SUCH is the hype around the soon-to-be-resurrected Toyota Supra that its engineers are already looking at ways to expand the line-up and deliver more of what enthusiasts have been asking for.
At a Supra prototype drive in Spain, assistant chief engineer Masayuki Kai revealed some of the ideas on the table for even faster, lighter, cheaper and more engaging Supra variants.
“Everything is still open. For example, transmission; we are studying a manual transmission. A bigger engine, or a smaller engine, lighter version, track edition – this is all now ongoing,” Kai-san told Wheels.
“We are studying and we will get the first feedback from the market next year and depending on this feedback we will decide where we should put the [development] money.”
In hardware terms a manual transmission is relatively easy to do. A compatible gearbox already exists for the Supra’s engine, as used in the BMW M240i, and the development work has been done to integrate it within Supra’s modified platform, according to Kai-san, but a decision on its introduction is yet to be made.
Kai-san said a three-pedal option could be added to the range as a limited production model at the very least, not unlike the Mark X GRMN that was built for the Japanese domestic market in 2015.
A manual Supra would definitely need to be manufactured in right-hand drive, he added, in order to be sold in Toyota’s home market of Japan. All Supras are built in Graz, Austria.
Supra chief engineer Tetsuya Tada told Top Gear earlier in the week that a stripped-out GRMN (short for Gazoo Racing Meister of Nurburgring) version of the Supra was on his priority list, potentially taking 100kg off the kerb weight of the regular model, which is expected to weigh 1500kg.
Only a single Supra variant has been discussed on record so far, with a 3.0-litre turbo six engine and eight-speed automatic, but digging a little deeper it’s clear Toyota has futureproofed its flagship sports car with a view to adding more. As an example, cooling vents placed all over the compact coupe’s bodywork are only for show at present, but Kai-san says it won’t stay this way.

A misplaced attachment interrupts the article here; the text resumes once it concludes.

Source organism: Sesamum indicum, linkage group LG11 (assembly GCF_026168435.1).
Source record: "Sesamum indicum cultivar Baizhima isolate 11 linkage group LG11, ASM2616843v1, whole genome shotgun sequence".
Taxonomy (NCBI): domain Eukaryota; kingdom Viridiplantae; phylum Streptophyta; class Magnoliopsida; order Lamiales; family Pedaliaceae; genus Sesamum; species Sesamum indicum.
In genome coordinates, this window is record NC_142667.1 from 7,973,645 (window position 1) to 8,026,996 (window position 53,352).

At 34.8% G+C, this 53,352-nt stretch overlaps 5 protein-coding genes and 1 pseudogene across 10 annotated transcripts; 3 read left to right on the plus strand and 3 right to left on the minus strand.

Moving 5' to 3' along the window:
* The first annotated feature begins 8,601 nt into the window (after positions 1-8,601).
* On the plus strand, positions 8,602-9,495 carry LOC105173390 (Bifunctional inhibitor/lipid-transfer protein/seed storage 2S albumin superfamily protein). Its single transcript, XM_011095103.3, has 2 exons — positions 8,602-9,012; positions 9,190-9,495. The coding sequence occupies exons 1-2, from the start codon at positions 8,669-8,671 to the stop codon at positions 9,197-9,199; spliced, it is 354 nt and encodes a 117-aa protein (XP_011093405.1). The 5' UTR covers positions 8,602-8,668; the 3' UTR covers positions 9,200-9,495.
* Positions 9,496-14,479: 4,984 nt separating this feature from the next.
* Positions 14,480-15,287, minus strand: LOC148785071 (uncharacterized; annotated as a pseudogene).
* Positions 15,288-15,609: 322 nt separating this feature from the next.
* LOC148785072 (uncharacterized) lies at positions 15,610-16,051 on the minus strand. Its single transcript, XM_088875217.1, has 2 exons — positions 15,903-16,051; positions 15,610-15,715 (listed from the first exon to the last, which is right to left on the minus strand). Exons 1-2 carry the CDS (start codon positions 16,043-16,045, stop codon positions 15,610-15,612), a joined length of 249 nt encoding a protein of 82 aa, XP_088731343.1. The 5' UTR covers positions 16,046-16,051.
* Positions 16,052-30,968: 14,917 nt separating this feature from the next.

“They are cosmetic. We intend to open all of them when we are making a race version [and] make them functional,” something that could also apply to a road-going track edition or GRMN model with a more aggressive braking package.
An Aero Top version following in the footsteps of third- and fourth-gen Supras with removable roof panels is also feasible and already under consideration.
“As an idea, we have, if customers really want to have it, technically it should be possible.”
Optional equipment finalised for the Supra includes a Gazoo Racing Drive Recorder, which can digitally log lap data at racetracks and upload it to Gran Turismo.
Toyota Australia could launch the Supra with a two-tier line-up, similar to the existing Toyota 86 GT and GTS, which share powertrains but have different equipment levels. Adaptive suspension and an active rear differential are locked in for Supra, but may only be offered in a premium variant or at additional cost in a base model.
Kai-san confirmed there will be more wheel designs on offer, not just the 19-inch black and chrome rims seen on prototypes so far.
Eight different body colours are locked in, including red, yellow, orange, blue and a matte silver colour that Kai-san says will be offered for a limited time at the start of the Supra’s model cycle, possibly as part of a special Launch Edition.
Kai-san was born in Germany before moving to Japan with his family at 10 years old. He now works back in Munich as the European-based Supra engineer and project liaison officer between Toyota and BMW. His current post ends in July 2019, but he is looking to extend his stay and work on the next phase of the project beginning around that time, focused on future updates and an eventual Supra facelift.
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